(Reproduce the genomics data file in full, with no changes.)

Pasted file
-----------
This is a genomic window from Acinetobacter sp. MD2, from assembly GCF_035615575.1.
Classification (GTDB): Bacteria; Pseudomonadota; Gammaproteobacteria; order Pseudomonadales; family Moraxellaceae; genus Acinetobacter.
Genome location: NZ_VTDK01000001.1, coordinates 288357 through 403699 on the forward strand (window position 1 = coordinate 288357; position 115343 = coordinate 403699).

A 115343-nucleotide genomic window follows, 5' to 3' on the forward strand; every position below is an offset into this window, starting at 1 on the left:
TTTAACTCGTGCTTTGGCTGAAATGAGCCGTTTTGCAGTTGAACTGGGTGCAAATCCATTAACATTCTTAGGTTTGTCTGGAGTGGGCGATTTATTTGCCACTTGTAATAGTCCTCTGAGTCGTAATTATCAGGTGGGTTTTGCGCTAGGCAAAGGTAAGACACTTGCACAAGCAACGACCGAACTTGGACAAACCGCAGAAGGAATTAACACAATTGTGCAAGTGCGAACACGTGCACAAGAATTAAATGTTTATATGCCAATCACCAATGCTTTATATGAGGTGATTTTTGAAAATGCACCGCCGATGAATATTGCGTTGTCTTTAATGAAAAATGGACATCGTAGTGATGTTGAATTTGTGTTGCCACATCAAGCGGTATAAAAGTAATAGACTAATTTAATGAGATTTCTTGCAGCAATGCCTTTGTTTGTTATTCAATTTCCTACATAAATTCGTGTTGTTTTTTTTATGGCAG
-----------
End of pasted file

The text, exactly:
This is a genomic window from Acinetobacter sp. MD2, from assembly GCF_035615575.1.
Classification (GTDB): Bacteria; Pseudomonadota; Gammaproteobacteria; order Pseudomonadales; family Moraxellaceae; genus Acinetobacter.
Genome location: NZ_VTDK01000001.1, coordinates 288357 through 403699 on the forward strand (window position 1 = coordinate 288357; position 115343 = coordinate 403699).

A 115343-nucleotide genomic window follows, 5' to 3' on the forward strand; every position below is an offset into this window, starting at 1 on the left:
TTTAACTCGTGCTTTGGCTGAAATGAGCCGTTTTGCAGTTGAACTGGGTGCAAATCCATTAACATTCTTAGGTTTGTCTGGAGTGGGCGATTTATTTGCCACTTGTAATAGTCCTCTGAGTCGTAATTATCAGGTGGGTTTTGCGCTAGGCAAAGGTAAGACACTTGCACAAGCAACGACCGAACTTGGACAAACCGCAGAAGGAATTAACACAATTGTGCAAGTGCGAACACGTGCACAAGAATTAAATGTTTATATGCCAATCACCAATGCTTTATATGAGGTGATTTTTGAAAATGCACCGCCGATGAATATTGCGTTGTCTTTAATGAAAAATGGACATCGTAGTGATGTTGAATTTGTGTTGCCACATCAAGCGGTATAAAAGTAATAGACTAATTTAATGAGATTTCTTGCAGCAATGCCTTTGTTTGTTATTCAATTTCCTACATAAATTCGTGTTGTTTTTTTTATGGCAG